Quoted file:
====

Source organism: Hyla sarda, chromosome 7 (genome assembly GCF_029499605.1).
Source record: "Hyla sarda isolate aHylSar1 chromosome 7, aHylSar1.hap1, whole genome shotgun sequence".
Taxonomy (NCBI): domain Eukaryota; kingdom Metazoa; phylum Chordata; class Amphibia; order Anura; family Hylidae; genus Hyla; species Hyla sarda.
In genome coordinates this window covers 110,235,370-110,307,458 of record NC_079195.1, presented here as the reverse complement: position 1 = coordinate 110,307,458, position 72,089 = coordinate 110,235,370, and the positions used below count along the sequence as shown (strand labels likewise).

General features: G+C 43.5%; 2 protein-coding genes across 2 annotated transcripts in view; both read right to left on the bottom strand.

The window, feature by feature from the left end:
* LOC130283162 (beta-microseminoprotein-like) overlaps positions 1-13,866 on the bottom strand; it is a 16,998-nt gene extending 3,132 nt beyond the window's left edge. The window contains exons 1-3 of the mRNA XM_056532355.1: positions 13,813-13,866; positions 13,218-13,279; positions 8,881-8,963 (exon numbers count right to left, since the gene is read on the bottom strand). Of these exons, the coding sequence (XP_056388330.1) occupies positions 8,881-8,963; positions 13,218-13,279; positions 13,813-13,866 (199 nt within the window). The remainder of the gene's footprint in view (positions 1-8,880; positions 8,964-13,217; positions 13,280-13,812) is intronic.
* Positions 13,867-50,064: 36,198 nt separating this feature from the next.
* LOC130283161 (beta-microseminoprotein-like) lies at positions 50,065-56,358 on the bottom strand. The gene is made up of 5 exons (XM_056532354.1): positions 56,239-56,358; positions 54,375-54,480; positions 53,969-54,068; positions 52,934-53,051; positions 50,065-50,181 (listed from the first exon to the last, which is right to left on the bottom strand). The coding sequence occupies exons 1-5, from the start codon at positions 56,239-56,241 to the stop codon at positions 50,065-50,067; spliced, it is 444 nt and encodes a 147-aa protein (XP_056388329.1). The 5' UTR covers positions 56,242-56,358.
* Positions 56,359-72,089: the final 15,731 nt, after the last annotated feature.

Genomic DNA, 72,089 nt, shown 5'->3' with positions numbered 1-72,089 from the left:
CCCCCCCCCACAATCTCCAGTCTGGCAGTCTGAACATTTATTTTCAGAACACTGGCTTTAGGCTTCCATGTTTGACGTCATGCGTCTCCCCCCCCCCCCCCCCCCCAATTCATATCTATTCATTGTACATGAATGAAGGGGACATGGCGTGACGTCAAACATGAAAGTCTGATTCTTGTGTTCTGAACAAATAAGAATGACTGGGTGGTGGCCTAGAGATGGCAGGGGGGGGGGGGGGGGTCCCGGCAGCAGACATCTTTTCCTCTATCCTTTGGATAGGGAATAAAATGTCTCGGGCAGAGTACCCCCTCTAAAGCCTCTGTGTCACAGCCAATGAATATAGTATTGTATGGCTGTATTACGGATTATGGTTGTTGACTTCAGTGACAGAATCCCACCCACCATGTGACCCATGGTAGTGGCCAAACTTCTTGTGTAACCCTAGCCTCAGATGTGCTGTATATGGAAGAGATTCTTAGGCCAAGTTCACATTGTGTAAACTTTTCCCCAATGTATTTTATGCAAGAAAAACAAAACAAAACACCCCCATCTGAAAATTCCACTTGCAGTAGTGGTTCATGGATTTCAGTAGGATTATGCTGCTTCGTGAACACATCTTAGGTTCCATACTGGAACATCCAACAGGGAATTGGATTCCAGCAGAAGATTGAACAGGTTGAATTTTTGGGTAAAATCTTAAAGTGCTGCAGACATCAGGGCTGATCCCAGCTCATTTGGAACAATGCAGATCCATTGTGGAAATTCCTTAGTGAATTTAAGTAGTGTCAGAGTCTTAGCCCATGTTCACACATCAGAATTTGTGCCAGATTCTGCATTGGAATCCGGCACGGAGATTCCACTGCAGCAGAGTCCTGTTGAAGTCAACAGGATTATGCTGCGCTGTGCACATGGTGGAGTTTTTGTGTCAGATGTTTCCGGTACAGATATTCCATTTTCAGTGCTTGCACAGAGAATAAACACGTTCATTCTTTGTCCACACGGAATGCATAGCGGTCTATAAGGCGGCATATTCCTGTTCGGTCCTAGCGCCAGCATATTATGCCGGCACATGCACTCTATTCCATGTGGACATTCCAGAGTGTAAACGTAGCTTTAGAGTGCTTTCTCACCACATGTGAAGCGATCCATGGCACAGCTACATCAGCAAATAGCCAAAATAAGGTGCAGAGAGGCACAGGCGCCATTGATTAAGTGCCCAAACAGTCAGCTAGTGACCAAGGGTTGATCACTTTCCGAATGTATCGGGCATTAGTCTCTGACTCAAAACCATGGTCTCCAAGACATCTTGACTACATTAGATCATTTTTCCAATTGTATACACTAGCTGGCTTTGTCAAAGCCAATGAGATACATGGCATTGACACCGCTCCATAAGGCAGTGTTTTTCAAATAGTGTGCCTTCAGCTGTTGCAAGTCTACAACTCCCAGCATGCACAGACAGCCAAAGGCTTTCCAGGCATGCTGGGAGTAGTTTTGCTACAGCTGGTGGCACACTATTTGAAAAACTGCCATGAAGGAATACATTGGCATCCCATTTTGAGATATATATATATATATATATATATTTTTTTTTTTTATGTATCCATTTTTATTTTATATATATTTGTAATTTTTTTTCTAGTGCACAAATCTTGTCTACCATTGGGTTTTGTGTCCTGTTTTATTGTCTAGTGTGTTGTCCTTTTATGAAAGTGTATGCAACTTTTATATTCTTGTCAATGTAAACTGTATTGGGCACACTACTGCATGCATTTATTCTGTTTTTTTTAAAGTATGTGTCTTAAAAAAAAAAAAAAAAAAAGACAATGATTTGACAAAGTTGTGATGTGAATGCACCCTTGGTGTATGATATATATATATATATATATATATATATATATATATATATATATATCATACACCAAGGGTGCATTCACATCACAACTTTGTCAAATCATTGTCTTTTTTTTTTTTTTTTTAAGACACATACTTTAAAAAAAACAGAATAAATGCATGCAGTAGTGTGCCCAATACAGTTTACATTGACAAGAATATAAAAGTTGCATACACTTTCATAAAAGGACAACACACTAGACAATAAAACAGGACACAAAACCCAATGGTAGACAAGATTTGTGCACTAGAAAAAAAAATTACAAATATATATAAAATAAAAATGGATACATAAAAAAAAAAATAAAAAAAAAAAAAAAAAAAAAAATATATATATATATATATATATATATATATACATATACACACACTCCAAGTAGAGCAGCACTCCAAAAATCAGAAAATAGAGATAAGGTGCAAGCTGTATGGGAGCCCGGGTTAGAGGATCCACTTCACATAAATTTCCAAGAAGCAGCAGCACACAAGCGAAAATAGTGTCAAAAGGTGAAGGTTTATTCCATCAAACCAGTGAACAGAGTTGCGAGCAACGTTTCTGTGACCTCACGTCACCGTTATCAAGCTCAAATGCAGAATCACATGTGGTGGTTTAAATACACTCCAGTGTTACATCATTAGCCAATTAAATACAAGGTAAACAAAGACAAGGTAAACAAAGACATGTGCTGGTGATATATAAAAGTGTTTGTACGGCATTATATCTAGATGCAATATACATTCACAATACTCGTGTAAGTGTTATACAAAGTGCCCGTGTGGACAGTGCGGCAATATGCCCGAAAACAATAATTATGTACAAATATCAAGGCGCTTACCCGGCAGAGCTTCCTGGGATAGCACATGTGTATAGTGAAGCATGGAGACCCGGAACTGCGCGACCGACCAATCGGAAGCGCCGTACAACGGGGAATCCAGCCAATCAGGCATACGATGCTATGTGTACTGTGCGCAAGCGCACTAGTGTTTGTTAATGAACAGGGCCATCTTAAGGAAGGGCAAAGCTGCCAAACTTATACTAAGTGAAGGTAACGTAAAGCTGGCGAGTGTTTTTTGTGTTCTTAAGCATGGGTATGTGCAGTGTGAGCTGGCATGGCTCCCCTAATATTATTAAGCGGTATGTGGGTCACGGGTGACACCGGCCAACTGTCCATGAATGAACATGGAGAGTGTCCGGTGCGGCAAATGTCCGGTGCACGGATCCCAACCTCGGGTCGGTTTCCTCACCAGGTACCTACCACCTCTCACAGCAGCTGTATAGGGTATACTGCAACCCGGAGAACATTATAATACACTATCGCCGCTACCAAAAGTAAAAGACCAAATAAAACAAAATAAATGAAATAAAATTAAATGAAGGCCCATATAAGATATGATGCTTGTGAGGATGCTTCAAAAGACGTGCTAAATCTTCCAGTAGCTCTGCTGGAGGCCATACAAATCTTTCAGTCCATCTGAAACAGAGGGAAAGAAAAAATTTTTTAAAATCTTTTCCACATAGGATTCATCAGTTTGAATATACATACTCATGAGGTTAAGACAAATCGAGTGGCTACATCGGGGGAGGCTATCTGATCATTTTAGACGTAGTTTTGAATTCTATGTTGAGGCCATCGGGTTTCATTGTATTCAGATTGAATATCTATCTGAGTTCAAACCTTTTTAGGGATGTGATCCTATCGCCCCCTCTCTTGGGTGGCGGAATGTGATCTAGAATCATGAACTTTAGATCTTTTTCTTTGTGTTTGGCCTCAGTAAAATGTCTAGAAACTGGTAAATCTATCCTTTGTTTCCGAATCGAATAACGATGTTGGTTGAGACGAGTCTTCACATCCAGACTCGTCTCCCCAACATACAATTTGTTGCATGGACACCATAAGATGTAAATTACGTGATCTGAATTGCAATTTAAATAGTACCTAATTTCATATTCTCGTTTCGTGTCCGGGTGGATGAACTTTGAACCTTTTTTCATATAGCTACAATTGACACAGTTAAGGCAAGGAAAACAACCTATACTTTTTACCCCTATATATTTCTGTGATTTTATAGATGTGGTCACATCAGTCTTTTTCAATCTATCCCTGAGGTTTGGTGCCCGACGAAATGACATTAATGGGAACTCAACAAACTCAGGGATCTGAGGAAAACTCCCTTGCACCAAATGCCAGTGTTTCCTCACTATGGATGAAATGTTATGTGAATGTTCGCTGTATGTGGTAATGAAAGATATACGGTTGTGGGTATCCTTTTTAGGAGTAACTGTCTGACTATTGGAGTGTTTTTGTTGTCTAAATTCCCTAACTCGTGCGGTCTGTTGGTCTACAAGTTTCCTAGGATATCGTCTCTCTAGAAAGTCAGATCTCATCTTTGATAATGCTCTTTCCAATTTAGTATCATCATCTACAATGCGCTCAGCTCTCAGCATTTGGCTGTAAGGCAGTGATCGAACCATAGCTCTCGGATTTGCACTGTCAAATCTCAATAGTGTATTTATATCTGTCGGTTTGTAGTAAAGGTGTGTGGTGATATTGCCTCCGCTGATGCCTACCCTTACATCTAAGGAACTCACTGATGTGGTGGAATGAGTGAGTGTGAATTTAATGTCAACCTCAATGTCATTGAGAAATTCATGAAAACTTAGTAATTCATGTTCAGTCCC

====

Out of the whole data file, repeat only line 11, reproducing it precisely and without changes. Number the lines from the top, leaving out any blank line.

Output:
Genomic DNA, 72,089 nt, shown 5'->3' with positions numbered 1-72,089 from the left: